Cherish the Language: Investing in Dakota at UMN

“If we cherish the Dakota language, and we cherish the Dakota people, then we will cherish the land, and also the Dakota way of life,” says Šišóka, a teaching specialist in the Department of American Indian Studies (AIS). With heritage and legacy in mind, the AIS department takes action with the growing enrollment in the Dakota language program and a new Dakota language major as part of Minnesota Transform, a $5 million higher education initiative funded by the Mellon Foundation.

In Good Hands

Enrollment in the Dakota language program has soared since it took on an online format four years ago—long before the pandemic. From 40 to 150 students, Dakota courses have seen faces from in and out of Minnesota.

“The Dakota people have moved around,” Šišóka points out, “and we have a huge geographical area where we’ve lived historically. Some of our people live in Canada. Technically, it makes us an international class.” 

Thanks to the increase in enrollment, a new bachelor of arts degree in Dakota language launched this fall. Not just about language, the major features courses in Dakota culture, politics, history, literature, art, and more. “Perhaps the most important thing about the approval of the BA degree,” says Vicente Diaz, chair of AIS, “is that it helps elevate the importance and significance of formal study of Dakota life to the mission of the University of Minnesota, which is, as we know, built upon unceded Dakota homelands and waters.”

Long-time instructors such as Šišóka, a pivotal figure for the Dakota community at the UMN, have raised and guided the next generation of Dakota speakers for years. Whether it was for finding their identity, culture, or purpose, students enroll in the Dakota language program looking for something more, and often find a long-standing legacy in their search.

“As you get older,” Šišóka speculates, “you have to start thinking about training the next generation to do the work that you’re not going to finish. Not everyone is going to be a teacher or an activist—but that’s okay. Learning the language is still advocacy; we know the language is in good hands when we’re not here.”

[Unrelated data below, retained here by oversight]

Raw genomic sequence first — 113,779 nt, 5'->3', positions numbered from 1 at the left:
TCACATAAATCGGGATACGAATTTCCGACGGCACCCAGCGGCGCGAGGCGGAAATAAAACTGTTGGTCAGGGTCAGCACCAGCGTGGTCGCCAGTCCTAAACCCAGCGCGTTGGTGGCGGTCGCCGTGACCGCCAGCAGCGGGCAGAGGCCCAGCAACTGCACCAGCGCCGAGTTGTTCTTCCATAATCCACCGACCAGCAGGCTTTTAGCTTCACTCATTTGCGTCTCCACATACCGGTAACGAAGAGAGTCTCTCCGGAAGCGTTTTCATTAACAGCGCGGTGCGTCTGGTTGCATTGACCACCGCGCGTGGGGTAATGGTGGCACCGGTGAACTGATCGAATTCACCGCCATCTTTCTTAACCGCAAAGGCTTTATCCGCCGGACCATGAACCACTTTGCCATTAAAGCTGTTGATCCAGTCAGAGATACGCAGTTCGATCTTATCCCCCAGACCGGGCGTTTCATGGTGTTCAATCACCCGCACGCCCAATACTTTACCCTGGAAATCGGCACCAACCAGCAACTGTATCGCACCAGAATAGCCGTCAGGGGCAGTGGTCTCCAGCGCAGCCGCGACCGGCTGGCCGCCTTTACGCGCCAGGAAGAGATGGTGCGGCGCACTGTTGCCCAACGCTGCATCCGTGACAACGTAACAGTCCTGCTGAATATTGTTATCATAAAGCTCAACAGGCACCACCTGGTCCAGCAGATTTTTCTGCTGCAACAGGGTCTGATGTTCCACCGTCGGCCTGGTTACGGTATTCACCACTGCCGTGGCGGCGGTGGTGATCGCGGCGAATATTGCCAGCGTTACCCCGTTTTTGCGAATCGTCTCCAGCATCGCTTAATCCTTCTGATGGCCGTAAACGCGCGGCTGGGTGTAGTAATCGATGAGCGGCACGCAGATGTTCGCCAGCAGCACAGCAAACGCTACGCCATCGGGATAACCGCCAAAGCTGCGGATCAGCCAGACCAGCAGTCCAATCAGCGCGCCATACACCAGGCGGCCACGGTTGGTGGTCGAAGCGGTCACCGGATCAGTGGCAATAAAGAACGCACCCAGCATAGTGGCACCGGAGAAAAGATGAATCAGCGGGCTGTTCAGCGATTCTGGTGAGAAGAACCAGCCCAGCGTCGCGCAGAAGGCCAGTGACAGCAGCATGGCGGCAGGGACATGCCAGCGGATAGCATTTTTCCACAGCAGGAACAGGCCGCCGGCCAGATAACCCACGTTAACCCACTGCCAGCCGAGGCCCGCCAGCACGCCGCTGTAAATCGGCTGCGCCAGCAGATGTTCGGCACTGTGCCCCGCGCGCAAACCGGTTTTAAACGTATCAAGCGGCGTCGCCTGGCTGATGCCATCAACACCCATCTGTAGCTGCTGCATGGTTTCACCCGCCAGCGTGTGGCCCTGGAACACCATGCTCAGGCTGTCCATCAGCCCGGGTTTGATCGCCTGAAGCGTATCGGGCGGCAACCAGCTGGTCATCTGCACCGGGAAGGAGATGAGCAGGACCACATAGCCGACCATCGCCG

Language is Home

The AIS department received support from the Mellon Foundation as part of Minnesota Transform, a “major higher education initiative engaging anti-colonial and racial justice work” at the University of Minnesota. The funding would prove fruitful for aspiring learners of Dakota and Ojibwe, with ninety percent of their total fees and tuition supported by the grant. It also helps establish a new tool for future Dakota speakers to come: the Dakota Audio Journal.

“One of the problems we have to overcome as people who didn’t grow up speaking the Dakota language,” Šišóka states, “is that we sound like English speakers. And Dakota people have a different accent.” As the number of fluent Dakota speakers dwindles in Minnesota, a worry for the loss of the Dakota accent becomes prevalent. To learn a language in a classroom is one thing, but to hear, speak, and listen to the language in its most authentic form at home is another. “Younger people come to the University, they learn here, and then they try to talk and it sounds like they're speaking from a book,” Šišóka says, “and there’s nothing you can really do about it, because classrooms are a constructed setting.”

The Dakota Audio Journal opens the opportunity for students to hear the Dakota language as it is spoken by the few remaining fluent elder speakers left in the community. “In the future, there won’t be any fluent speakers,” Šišóka says, “they’ll be gone at one point, and so how will we hear this accent, or how they put things together? That’s the overall vision of this project: to make our language accessible to us.” Šišóka, along with Dakota Language Documentation Journalist Raine Cloud as the supervisor and their three interns, Nicole Subola, Eric DuMarce, and Justis Brokenrope, work together to bring the project to life.

Language connects us, not just in the present, but in the past and the future as well. It bypasses time entirely. And for some people, language is home. “Once you start learning a language,” Šišóka says, “you learn about the culture and the people—how they live and what they like. That’s why it’s so important to keep our traditional language alive.”

A History Unforgotten

There’s a long history of injustice and exploitation between higher education institutions and the Dakota people. “They stole the cultural and intellectual property [of the Dakota people], and made a name for themselves without giving back to the community,” Šišóka says. “They used to dig up our bodies and keep them inside their archives.” It’s a history that can’t be forgotten, and land acknowledgments can only go so far. 

“A lot of people still remember that [mistreatment],” Šišóka says. “And so, that distrust still lingers.” 

So what can be done? “More,” Šišóka answers. “Let’s license Dakota teachers. Let’s offer as many classes as we can. Let’s partner with other people to do more. To all the non-Dakota people out there, take a class. And for Dakota people, this language belongs to you. It’s your birthright. If you don’t learn it, who will?”

With the Mellon Foundation grant, students can learn the Dakota and Ojibwe languages nearly tuition-free, and the Dakota Audio Journal will immortalize the language for generations to come. It’s one step toward the reconstruction of trust between universities and the Dakota people; a bridge that only grows sturdier as we do more.

This story was written by an undergraduate student in CLA

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